Camp Mackall, North Carolina, is home to the US Army’s ‘survival school’. Here, soldiers take part in survival, evasion, resistance and escape (SERE) training. This is among the toughest of all US military training programmes.
Take the resistance component. At a mock prisoner-of-war camp, complete with concrete cells, razor wire and fake graves, ‘prisoners’ are put through simulated interrogations that generate “intense and uncontrollable stress”, in the words of a journal paper by a team led by Professor Dennis Charney and Professor Steven Southwick, of Mount Sinai School of Medicine and Yale University respectively.
Charney and colleagues realised that the survival school was a perfect controlled environment for the study of acute stress on the human body. They got permission to expose regular and special forces soldiers to tests before and after the training, and before and immediately after mock interrogations. These tests revealed that blood levels of a brain chemical called neuropeptide Y (NPY) correlated strongly with the soldiers’ ability to cope. Those with more NPY performed better during the interrogations. What’s more, the special forces soldiers, known for being especially cool under stress, had significantly higher levels of NPY compared with regular troops, both before and after the training. Twenty-four hours after the programme had finished, NPY levels in the special forces soldiers were back to their baseline, while those in regular soldiers were still considerably lower.
NPY is triggered by stress. It helps to curb the release of the hormone noradrenaline, which plays a crucial role in the fight-or-flight response. So more NPY means you should recover from stress faster — and so, in theory, be more resilient. Countless animal studies have shown that doses of NPY can reduce anxiety and fear. “[We have] thousands of papers on NPY in animals. Then we have this observation in humans, and then there’s the genetics,” says Charney. The genetic work suggests that people who have a form of NPY gene that means they naturally produce less are more prone to anxiety. Variations in NPY, then, seem to be important for understanding the neurobiology of resilience, Charney says.
The obvious next question is, what happens if you give NPY to people? Could NPY in drug form boost resilience? Or even treat post-traumatic stress disorder (PTSD)? Charney and his colleagues have created an NPY nasal spray. They tried giving patients with PTSD a single dose. As this had never been done before, the dose was low, “and we weren’t seeing much,” Charney says. Then, in 2013, another paper came out on rats, which showed success with a nasal spray at what would be a much higher dose for people than Charney’s team had used. Seven days after being put through a traumatic experience, rats that had got a dose of NPY right before the trauma, or immediately afterwards, showed significantly fewer signs of depression and anxiety than untreated rats.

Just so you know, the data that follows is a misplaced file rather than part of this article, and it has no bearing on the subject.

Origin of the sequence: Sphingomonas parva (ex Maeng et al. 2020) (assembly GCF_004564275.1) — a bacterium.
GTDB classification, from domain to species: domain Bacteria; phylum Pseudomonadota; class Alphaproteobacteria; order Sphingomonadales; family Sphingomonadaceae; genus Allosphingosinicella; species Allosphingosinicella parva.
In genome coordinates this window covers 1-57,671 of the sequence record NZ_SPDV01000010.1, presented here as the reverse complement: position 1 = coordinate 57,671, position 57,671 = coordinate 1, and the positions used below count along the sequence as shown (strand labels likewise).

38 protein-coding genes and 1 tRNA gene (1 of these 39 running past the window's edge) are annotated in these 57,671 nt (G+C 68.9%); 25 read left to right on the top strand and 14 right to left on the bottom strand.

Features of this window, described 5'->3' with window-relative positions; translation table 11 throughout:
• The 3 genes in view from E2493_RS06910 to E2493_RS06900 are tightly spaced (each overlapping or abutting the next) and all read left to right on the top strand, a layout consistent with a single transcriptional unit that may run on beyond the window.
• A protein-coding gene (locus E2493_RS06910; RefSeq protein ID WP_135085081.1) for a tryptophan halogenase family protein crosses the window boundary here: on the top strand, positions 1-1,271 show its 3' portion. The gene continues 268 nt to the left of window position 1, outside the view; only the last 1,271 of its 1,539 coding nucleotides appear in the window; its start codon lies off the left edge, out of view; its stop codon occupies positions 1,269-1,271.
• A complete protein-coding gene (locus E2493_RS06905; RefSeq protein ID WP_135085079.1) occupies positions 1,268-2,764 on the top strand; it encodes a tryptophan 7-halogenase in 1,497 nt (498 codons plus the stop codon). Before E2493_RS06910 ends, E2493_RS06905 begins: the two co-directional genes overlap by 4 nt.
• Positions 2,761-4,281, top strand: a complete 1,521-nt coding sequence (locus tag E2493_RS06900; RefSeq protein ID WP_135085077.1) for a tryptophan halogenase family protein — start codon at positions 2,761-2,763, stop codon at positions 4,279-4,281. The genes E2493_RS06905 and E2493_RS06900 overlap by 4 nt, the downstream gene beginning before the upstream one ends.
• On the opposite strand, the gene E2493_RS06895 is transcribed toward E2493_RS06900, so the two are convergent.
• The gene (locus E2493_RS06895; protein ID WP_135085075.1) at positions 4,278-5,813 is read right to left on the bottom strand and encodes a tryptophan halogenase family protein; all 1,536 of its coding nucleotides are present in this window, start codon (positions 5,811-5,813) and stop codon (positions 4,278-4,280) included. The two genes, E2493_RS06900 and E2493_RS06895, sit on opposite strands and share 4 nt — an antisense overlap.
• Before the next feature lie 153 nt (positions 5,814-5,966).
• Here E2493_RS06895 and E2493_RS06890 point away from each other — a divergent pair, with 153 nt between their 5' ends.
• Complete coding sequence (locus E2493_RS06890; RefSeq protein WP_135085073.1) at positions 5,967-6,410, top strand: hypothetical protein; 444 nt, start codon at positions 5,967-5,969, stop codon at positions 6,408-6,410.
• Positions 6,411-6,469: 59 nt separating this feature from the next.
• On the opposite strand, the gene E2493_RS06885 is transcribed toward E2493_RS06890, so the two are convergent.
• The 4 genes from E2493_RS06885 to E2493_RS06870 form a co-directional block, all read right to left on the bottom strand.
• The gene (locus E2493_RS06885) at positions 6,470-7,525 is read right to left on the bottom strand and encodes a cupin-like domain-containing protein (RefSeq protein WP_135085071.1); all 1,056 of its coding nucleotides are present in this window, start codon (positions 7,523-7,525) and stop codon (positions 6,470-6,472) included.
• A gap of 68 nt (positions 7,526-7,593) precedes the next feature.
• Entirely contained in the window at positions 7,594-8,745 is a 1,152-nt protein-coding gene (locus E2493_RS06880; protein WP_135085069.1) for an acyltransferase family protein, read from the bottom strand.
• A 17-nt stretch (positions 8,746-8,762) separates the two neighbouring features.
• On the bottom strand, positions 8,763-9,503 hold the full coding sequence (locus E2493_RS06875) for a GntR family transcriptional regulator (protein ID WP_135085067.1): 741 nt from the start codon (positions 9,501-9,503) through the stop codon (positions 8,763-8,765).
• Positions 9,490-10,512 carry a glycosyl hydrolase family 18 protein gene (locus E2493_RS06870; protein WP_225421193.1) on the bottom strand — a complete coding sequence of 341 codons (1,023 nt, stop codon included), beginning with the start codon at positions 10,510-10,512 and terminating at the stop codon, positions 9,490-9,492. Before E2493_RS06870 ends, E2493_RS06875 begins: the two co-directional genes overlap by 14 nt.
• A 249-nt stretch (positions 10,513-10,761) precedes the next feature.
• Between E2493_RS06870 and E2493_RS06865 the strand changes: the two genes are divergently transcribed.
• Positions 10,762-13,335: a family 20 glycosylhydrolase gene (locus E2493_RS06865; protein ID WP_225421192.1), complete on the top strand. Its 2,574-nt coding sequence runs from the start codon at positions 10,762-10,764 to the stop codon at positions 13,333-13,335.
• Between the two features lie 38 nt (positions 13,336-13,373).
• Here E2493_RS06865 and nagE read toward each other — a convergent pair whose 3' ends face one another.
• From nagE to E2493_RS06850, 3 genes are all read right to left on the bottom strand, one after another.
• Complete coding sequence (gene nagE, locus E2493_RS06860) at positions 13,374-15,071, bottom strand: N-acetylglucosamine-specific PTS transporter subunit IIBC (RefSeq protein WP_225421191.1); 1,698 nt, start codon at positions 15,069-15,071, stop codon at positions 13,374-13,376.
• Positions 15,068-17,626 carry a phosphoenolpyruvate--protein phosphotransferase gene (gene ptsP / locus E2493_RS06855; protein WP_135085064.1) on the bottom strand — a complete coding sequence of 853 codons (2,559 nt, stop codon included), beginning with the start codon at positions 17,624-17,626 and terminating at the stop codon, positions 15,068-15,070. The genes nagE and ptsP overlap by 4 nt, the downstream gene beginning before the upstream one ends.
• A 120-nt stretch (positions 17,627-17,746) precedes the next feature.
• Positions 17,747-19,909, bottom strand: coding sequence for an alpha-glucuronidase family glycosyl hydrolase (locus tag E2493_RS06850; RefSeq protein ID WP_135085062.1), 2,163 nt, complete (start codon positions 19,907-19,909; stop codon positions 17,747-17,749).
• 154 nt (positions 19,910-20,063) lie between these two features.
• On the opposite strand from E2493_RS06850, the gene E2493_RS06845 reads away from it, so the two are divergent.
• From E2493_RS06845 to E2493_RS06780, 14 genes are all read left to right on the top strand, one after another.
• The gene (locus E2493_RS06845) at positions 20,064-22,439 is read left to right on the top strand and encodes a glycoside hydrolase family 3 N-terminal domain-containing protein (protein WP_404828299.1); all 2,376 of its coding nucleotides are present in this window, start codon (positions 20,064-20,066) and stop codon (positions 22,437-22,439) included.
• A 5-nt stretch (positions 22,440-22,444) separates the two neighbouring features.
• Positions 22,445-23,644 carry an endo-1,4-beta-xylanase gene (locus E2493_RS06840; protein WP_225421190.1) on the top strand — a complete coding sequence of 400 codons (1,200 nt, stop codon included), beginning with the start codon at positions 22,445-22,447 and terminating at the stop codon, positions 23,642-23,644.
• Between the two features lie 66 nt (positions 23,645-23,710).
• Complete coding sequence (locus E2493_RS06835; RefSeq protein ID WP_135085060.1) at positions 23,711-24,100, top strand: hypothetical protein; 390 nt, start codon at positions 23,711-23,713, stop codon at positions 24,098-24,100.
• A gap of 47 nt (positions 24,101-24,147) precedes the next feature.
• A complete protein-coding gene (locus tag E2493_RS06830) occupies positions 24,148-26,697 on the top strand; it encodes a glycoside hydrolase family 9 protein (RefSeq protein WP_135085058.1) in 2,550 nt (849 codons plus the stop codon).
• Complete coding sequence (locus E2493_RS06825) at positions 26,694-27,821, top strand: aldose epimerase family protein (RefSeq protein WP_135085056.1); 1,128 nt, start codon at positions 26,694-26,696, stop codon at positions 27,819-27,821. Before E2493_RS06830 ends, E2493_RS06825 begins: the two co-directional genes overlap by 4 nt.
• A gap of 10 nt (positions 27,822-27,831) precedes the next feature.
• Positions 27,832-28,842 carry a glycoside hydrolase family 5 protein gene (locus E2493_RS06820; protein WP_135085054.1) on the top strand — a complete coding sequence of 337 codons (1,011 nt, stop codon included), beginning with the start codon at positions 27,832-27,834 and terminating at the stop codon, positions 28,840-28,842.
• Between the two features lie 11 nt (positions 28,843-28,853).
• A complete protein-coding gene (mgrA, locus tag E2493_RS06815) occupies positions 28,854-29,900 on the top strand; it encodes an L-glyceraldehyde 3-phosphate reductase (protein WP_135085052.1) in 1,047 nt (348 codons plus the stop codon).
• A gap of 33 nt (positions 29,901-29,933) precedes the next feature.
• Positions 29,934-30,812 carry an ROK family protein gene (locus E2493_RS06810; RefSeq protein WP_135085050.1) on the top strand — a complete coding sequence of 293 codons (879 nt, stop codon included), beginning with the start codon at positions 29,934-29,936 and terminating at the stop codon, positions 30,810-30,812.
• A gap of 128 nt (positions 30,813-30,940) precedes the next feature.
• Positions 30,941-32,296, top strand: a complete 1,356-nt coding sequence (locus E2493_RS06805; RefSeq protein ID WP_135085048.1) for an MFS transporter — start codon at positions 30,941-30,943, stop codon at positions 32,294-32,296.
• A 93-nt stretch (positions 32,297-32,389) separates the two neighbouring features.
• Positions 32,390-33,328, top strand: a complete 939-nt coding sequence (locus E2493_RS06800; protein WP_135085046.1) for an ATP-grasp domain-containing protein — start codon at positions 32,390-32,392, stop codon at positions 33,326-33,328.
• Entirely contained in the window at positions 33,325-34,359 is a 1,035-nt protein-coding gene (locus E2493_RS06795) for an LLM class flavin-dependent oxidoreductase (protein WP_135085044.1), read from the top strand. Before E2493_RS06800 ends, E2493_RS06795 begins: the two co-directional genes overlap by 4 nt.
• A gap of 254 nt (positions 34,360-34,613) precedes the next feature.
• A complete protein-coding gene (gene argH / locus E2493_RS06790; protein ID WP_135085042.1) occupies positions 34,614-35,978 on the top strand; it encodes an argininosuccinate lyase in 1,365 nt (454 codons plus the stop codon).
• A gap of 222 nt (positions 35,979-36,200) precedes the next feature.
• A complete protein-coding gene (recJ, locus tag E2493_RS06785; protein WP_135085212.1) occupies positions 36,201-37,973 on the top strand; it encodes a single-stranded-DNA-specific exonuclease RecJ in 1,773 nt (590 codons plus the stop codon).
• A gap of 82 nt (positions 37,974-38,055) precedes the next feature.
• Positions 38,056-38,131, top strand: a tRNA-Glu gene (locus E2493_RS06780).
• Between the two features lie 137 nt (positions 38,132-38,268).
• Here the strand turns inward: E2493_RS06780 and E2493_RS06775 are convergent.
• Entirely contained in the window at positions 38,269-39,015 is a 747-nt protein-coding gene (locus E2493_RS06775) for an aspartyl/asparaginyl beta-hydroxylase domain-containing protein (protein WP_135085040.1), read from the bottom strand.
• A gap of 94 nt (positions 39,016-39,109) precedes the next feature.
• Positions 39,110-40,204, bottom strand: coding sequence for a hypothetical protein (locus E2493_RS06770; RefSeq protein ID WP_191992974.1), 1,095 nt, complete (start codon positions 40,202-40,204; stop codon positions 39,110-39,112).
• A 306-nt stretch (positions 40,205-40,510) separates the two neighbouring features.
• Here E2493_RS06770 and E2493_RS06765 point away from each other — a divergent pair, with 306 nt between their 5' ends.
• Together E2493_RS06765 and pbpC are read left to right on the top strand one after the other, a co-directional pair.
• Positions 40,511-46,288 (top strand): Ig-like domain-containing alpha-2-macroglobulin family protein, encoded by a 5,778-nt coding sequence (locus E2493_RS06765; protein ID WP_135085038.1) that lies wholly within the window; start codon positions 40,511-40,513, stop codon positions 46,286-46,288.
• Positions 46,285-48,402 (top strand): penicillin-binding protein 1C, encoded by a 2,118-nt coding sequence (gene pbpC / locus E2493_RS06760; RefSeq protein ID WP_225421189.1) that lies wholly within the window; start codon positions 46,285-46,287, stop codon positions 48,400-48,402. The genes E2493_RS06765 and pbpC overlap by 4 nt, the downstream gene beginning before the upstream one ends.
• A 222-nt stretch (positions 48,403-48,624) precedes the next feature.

In spring 2014 the US Food and Drug Administration granted approval for Charney’s proposal to try higher doses with PTSD patients. This research is now taking place. By spring 2015 “we’ll know if it works — or not,” Charney says.
This article first appeared on Mosaic and is republished here under Creative Commons licence. Mosaic is dedicated to exploring the science of life. Each week, it publishes a feature on an aspect of biology or medicine that affects our lives, our health or our society; it tells stories with real depth about the ideas, trends and people that drive contemporary life sciences. Mosaic is published by the Wellcome Trust, a global charitable foundation that seeks to drive extraordinary improvements in human and animal health. It covers subjects that fit with the Trust’s mission and vision, but isn’t limited to the research the Trust funds.
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